All images © Marvel. From CAPTAIN AMERICA #163, July 1973

In Part 1 I showed and discussed Gaspar Saladino’s cover lettering for this title, here I’ll do the same for his story lettering. He did letter some entire stories, but in many cases he was just asked to letter the first page of stories lettered by others. Marvel seems to have felt his fine work was a good selling point, especially when used on stories lettered by those with less experience or less dynamic styles. When he did these page one jobs, Gaspar always credited the letterer of the rest of the book, here Charlotte Jetter, who had a long career in comics before beginning work at Marvel in the early 1970s. Saladino’s dynamic story title and sound effect stand out on this page, and his lettering is wide, angular and appealing.

From CAPTAIN AMERICA #163, July 1973

The second page of the story is lettered by Jetter, and while it’s perfectly good work, it doesn’t have the same zing as Saladino’s lettering, at least to my eye. The letters are narrower, the sound effects are not as good, and the overall look is not as strong. Gaspar was probably paid more for these page one assignments, perhaps double his page rate, and he did a lot of them at Marvel in the 1970s.

From CAPTAIN AMERICA #165, Sept 1973

This story title uses Saladino’s dry brush style for STRIKES, adding energy.

From CAPTAIN AMERICA #167, Nov 1973

The story title here uses one of Saladino’s scary styles, kind of drippy, with texture suggested by the words themselves.

From CAPTAIN AMERICA #174, June 1974

Another use of a scary style in this title, and I like GULP! in the bottom caption.

From CAPTAIN AMERICA #187, July 1975

Here MADNESS is very large and enhanced with texture and a drop shadow, while THE is a style Gaspar learned from Ira Schnapp at DC Comics.

From CAPTAIN AMERICA #191, Nov 1975

The treatment of FALCON in the title is odd, but certainly has energy. The R in TRIAL is typical of Saladino with the indent on the right side below the center of the middle stroke.

From CAPTAIN AMERICA #192, Dec 1975

This is an odd one, Gaspar did only the last panel of this story, a sort of combined house ad and coming attractions for the next issue’s return of Jack Kirby. I’m not sure how to count this, but I will consider it one page of lettering even though it’s less.

From CAPTAIN AMERICA #194, Feb 1976

Saladino lettered several full issues in the Jack Kirby run, I think his first time lettering Kirby story pages. When Kirby was at DC in the 1950s, his stories were lettered by others. When he came back to DC in 1970, his stories were initially lettered by John Costanza, then by Kirby’s own inkers like Mike Royer. I wonder if Kirby asked for Gaspar? I love this Greek letter-inspired title, and Saladino finally gets his name in the comic.

From CAPTAIN AMERICA #195, March 1976

D. Bruce Berry was another Kirby inker/letterer, but Marvel had Gaspar do this page 1. The character names and title are great.

From CAPTAIN AMERICA #198, June 1976

If Gaspar’s name is in the credits, he lettered the entire story. And at the time he wasn’t yet getting printed credit on his DC Comics work, that would begin about a year later. The treatment of LOVE STORY here is right out of Saladino’s romance comic work, and notice that he’s done his own new version of CAPTAIN AMERICA rather than having Marvel paste in the logo.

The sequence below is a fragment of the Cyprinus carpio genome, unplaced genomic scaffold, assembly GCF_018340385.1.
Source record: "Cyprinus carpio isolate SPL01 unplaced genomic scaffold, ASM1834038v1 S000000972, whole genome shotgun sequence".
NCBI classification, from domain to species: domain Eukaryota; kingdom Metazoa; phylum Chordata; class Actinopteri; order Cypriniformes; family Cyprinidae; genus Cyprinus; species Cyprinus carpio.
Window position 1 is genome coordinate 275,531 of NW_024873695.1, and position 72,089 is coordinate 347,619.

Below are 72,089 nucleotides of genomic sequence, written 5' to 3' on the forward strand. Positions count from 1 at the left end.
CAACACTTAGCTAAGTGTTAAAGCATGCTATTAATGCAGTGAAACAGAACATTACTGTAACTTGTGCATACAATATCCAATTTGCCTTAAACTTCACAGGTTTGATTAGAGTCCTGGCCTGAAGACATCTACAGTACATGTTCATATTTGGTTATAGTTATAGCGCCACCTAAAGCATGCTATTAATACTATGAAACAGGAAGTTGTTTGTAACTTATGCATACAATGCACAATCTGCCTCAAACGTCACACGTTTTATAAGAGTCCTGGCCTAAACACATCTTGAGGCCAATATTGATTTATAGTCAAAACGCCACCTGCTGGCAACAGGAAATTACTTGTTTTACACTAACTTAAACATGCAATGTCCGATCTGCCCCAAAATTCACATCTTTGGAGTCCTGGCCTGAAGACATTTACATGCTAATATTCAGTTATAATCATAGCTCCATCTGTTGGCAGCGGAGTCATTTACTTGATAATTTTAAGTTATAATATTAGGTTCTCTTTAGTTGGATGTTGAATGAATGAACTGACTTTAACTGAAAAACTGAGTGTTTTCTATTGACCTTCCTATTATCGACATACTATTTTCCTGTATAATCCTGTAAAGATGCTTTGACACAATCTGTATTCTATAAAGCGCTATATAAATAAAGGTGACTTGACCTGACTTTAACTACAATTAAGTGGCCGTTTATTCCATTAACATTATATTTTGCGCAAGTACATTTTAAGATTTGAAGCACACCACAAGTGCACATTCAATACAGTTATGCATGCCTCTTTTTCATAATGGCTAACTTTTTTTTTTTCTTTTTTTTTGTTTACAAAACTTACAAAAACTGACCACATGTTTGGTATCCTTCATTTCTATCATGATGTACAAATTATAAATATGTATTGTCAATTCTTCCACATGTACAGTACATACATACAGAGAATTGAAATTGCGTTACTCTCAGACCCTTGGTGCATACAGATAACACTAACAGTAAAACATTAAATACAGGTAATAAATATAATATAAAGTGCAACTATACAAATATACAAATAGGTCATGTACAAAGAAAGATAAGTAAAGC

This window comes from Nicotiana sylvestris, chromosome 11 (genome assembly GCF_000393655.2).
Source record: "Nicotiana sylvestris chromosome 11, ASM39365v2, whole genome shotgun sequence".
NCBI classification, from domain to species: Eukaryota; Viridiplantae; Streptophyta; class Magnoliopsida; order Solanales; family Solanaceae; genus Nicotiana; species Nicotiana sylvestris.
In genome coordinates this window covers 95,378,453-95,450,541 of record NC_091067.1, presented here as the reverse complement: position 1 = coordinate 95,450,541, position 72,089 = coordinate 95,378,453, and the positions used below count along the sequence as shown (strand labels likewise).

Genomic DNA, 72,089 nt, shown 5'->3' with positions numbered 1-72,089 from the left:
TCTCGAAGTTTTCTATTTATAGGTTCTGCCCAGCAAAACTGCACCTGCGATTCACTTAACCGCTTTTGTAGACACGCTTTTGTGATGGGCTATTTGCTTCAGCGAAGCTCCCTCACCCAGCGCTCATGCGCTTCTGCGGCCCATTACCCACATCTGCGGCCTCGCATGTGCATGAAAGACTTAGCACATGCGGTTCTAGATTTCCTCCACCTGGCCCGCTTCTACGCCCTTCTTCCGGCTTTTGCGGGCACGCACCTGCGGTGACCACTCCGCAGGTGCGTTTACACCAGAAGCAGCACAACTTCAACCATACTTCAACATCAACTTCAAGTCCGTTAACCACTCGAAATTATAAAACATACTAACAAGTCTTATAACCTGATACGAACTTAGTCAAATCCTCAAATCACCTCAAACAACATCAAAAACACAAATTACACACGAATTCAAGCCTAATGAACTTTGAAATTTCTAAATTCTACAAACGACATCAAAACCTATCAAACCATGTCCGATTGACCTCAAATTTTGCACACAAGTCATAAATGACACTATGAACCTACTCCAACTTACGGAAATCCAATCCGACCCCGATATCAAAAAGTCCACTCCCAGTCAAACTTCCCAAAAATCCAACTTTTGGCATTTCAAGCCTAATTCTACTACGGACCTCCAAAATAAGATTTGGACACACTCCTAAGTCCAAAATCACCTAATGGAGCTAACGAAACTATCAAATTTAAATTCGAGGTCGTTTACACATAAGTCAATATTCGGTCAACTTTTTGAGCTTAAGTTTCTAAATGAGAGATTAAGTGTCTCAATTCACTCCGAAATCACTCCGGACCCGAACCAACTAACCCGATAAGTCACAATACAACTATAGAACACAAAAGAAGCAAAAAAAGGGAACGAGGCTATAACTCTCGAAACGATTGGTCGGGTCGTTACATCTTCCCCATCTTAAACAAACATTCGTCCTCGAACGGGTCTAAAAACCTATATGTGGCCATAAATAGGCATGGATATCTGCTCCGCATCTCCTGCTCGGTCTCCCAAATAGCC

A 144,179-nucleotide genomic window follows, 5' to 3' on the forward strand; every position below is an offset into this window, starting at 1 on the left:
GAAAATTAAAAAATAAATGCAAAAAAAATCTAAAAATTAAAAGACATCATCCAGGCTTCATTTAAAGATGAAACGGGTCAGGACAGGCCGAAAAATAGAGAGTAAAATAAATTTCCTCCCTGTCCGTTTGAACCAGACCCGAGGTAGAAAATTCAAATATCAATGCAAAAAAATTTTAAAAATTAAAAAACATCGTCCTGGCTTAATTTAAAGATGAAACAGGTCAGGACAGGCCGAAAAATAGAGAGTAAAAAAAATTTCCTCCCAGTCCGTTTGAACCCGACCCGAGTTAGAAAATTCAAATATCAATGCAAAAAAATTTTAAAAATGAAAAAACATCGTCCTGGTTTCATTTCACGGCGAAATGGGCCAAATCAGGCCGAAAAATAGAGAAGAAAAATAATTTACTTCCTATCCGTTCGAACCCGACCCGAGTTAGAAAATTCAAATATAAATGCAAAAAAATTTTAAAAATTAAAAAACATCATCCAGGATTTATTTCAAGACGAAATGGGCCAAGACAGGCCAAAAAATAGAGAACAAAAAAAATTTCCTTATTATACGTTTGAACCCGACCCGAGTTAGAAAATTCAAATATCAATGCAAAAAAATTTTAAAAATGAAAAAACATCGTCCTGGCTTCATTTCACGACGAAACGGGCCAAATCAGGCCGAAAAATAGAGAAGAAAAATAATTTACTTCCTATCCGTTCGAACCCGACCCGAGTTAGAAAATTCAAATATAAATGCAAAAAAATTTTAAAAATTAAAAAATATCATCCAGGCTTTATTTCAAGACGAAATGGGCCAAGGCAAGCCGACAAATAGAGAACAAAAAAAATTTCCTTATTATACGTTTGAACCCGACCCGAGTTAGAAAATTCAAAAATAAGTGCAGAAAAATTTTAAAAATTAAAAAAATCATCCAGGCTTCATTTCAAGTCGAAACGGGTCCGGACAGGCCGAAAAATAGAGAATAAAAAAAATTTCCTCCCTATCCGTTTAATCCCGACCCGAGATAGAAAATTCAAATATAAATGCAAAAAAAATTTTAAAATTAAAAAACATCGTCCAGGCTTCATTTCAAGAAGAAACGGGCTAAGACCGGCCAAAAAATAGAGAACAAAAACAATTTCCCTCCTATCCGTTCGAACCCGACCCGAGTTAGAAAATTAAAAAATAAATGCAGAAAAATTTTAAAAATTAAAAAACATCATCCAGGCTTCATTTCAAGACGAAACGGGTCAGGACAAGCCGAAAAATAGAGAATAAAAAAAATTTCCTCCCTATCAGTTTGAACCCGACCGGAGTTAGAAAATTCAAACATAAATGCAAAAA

From CAPTAIN AMERICA #199, July 1976

Another fine title. I’m not sure if there was some tug of war going on between Marvel and Kirby over who was inking and lettering these stories, as it seems to go back and forth between Kirby’s guys and Marvel regulars, but Gaspar seems to have enjoyed working on them judging by the fine work he did.

From CAPTAIN AMERICA #203, Nov 1976

Who can fail to be drawn in by GET THIS!! And again, more new character names by Gaspar.

From CAPTAIN AMERICA #204, Dec 1976

Lots of lettering here, but Kirby left room for it.

From CAPTAIN AMERICA #222, June 1978

When Kirby moved on, Gaspar went back to lettering some of the Page 1’s. The title and sound effects here add drama and excitement.

From CAPTAIN AMERICA #226, Oct 1978

No credits on this one, but Gaspar’s title and lettering style is clear.

From CAPTAIN AMERICA #228, Dec 1978

I like the way Saladino made the first word small on this title so the others could be larger.

From CAPTAIN AMERICA #232, April 1979

The style of the title here is pure Saladino, including his excellent flaming letters.

From CAPTAIN AMERICA #233, May 1979

The title here is great dry brush work in perspective, reversed by the Marvel production department to make it white on black.

From CAPTAIN AMERICA #237, Sept 1979

On this final Page 1, dry brush is again used on ASHES effectively.

To sum up, I found Saladino lettering on these stories:

#163 July 1973: page 1 only

#165 Sept 1973: page 1 only

#167 Nov 1973: page 1 only

#169 Jan 1974: page 1 only

#174 June 1974: page 1 only

#187 July 1975: page 1 only

#191 Nov 1975: page 1 only

#192 Dec 1975: page 18 only

#194 Feb 1976: 18pp

#195 March 1976: page 1 only

#198 June 1976: 17pp

#199 July 1976: 17pp

#203 Nov 1976: 17pp

#204 Dec 1976: 17pp

#222 June 1978: page 1 only

#226 Oct 1978: page 1 only

#228 Dec 1978: page 1 only

#232 April 1979: page 1 only

#233 May 1979: page 1 only

#237 Sept 1979: page 1 only

That’s a total of 101 pages. Other articles in this series and more you might enjoy are on the COMICS CREATION page of my blog.

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